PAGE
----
Once one is caught up into the material world not one person in ten thousand finds the time to form literary taste, to examine the validity of philosophic concepts for himself, or to form what, for lack of a better phrase, I might call the wise and tragic sense of life. By this I mean the thing that lies behind all great careers, from Shakespeare’s to Abraham Lincoln’s, and as far back as there are books to read — the sense that life is essentially a cheat and its conditions are those of defeat, and that the redeeming things are not “happiness and pleasure” but the deeper satisfactions that come out of struggle.

The allure of beauty

“What quality is it that contains at once this simplicity and this majesty, this softness and this strength? . . . It is what all of Us — the terribly intelligent, the unhappy, the artistic, the divided, the overwhelmed — most intimately worship, and most passionately, most vainly love.”

— Lytton Strachey

Colorized 1931 photograph of Albert Einstein

“Personally, I experience the greatest degree of pleasure in having contact with works of art. They furnish me with happy feelings of an intensity that I cannot derive from other sources.”— Albert Einstein — Quoted by Moszkowski in Conversations with Einstein, 184

Albert Einstein at the premiere of the film City Lights, February 2, 1931, in Los Angeles, CA

I was fascinated by my discovery of the above picture on the internet recently. The picture looks like it might have been taken yesterday, and yet it’s actually a colorized 1931 black and white photo of Albert Einstein being escorted by Charlie Chaplin at the premiere of Chaplin’s new film, City Lights.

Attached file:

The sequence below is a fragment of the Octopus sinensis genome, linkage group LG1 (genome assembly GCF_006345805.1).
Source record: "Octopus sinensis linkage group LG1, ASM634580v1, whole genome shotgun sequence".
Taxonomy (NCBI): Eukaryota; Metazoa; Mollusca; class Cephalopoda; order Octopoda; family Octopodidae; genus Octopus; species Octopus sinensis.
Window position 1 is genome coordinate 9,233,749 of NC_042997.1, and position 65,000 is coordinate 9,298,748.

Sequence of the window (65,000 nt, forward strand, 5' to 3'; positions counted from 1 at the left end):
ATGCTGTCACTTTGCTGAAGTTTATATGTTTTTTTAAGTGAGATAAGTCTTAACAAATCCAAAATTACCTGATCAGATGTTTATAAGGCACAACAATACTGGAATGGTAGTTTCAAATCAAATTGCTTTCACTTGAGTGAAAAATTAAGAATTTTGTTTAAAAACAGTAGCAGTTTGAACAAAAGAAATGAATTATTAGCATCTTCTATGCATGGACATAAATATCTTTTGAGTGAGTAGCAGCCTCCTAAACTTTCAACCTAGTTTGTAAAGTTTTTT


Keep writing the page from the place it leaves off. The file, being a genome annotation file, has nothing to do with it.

Most of us know Einstein as a towering scientific genius, but he was also a devoted patron of the arts. A man of immerse scientific and mathematical knowledge, he felt that the human imagination and a wonder at the mysteries of life were two of the greatest motivational forces of the human spirit.

As Einstein knew, science, at best, can tell us the what about the world, but it’s only in the Arts and Humanities (which includes religion) that we can discover the why or meaning of our lives. As Einstein told a friend, “It would be possible to describe everything scientifically, but it would make no sense; it would be without meaning, as if you described a Beethoven symphony as a variation of wave pressure.” 

What is the Point of a Bookish Life?

From Joseph Epstein’s new essay, The Bookish Life: How to Read and Why:

What is the true point of a bookish life? Note I write “point,” not “goal.” The bookish life can have no goal: It is all means and no end. The point, I should say, is not to become immensely knowledgeable or clever, and certainly not to become learned. Montaigne, who more than five centuries ago established the modern essay, grasped the point when he wrote, “I may be a man of fairly wide reading, but I retain nothing.” Retention of everything one reads, along with being mentally impossible, would only crowd and ultimately cramp one’s mind. “I would very much love to grasp things with a complete understanding,” Montaigne wrote, “but I cannot bring myself to pay the high cost of doing so. . . . From books all I seek is to give myself pleasure by an honorable pastime; or if I do study, I seek only that branch of learning which deals with knowing myself and which teaches me how to live and die well.” What Montaigne sought in his reading, as does anyone who has thought at all about it, is “to become more wise, not more learned or more eloquent.” As I put it elsewhere some years ago, I read for the pleasures of style and in the hope of “laughter, exaltation, insight, enhanced consciousness,” and, like Montaigne, on lucky days perhaps to pick up a touch of wisdom along the way.